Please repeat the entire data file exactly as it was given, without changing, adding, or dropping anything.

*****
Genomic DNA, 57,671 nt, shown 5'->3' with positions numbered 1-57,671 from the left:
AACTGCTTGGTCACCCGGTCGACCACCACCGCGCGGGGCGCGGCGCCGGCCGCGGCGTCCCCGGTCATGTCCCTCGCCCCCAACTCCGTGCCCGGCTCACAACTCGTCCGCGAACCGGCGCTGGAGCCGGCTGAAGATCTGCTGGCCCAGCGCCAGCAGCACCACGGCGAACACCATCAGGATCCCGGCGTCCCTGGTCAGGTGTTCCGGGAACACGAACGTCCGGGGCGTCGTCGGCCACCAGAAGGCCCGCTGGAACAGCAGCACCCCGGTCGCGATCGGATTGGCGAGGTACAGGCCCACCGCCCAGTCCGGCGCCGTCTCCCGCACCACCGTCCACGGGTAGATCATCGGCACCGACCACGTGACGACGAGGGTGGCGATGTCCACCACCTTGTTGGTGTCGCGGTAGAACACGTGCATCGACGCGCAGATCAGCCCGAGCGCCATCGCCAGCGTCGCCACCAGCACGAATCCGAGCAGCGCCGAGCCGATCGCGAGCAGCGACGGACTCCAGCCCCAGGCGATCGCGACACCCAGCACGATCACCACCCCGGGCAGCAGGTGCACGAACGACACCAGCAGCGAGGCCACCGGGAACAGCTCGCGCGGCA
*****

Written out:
Genomic DNA, 57,671 nt, shown 5'->3' with positions numbered 1-57,671 from the left:
AACTGCTTGGTCACCCGGTCGACCACCACCGCGCGGGGCGCGGCGCCGGCCGCGGCGTCCCCGGTCATGTCCCTCGCCCCCAACTCCGTGCCCGGCTCACAACTCGTCCGCGAACCGGCGCTGGAGCCGGCTGAAGATCTGCTGGCCCAGCGCCAGCAGCACCACGGCGAACACCATCAGGATCCCGGCGTCCCTGGTCAGGTGTTCCGGGAACACGAACGTCCGGGGCGTCGTCGGCCACCAGAAGGCCCGCTGGAACAGCAGCACCCCGGTCGCGATCGGATTGGCGAGGTACAGGCCCACCGCCCAGTCCGGCGCCGTCTCCCGCACCACCGTCCACGGGTAGATCATCGGCACCGACCACGTGACGACGAGGGTGGCGATGTCCACCACCTTGTTGGTGTCGCGGTAGAACACGTGCATCGACGCGCAGATCAGCCCGAGCGCCATCGCCAGCGTCGCCACCAGCACGAATCCGAGCAGCGCCGAGCCGATCGCGAGCAGCGACGGACTCCAGCCCCAGGCGATCGCGACACCCAGCACGATCACCACCCCGGGCAGCAGGTGCACGAACGACACCAGCAGCGAGGCCACCGGGAACAGCTCGCGCGGCA